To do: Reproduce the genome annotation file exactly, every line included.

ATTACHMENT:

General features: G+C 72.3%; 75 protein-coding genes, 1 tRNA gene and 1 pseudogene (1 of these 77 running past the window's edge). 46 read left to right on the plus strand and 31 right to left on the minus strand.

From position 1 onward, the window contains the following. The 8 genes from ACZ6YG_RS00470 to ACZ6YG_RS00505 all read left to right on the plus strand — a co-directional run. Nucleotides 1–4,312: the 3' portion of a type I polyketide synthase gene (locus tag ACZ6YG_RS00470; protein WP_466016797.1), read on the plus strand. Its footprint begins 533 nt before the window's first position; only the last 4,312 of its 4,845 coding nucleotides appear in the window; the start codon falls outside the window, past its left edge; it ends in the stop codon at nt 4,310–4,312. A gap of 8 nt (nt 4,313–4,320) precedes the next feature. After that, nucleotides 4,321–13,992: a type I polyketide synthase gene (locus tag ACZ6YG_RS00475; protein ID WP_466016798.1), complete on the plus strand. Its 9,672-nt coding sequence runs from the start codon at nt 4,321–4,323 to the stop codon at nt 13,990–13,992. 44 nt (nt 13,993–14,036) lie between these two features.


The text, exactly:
General features: G+C 72.3%; 75 protein-coding genes, 1 tRNA gene and 1 pseudogene (1 of these 77 running past the window's edge). 46 read left to right on the plus strand and 31 right to left on the minus strand.

From position 1 onward, the window contains the following. The 8 genes from ACZ6YG_RS00470 to ACZ6YG_RS00505 all read left to right on the plus strand — a co-directional run. Nucleotides 1–4,312: the 3' portion of a type I polyketide synthase gene (locus tag ACZ6YG_RS00470; protein WP_466016797.1), read on the plus strand. Its footprint begins 533 nt before the window's first position; only the last 4,312 of its 4,845 coding nucleotides appear in the window; the start codon falls outside the window, past its left edge; it ends in the stop codon at nt 4,310–4,312. A gap of 8 nt (nt 4,313–4,320) precedes the next feature. After that, nucleotides 4,321–13,992: a type I polyketide synthase gene (locus tag ACZ6YG_RS00475; protein ID WP_466016798.1), complete on the plus strand. Its 9,672-nt coding sequence runs from the start codon at nt 4,321–4,323 to the stop codon at nt 13,990–13,992. 44 nt (nt 13,993–14,036) lie between these two features.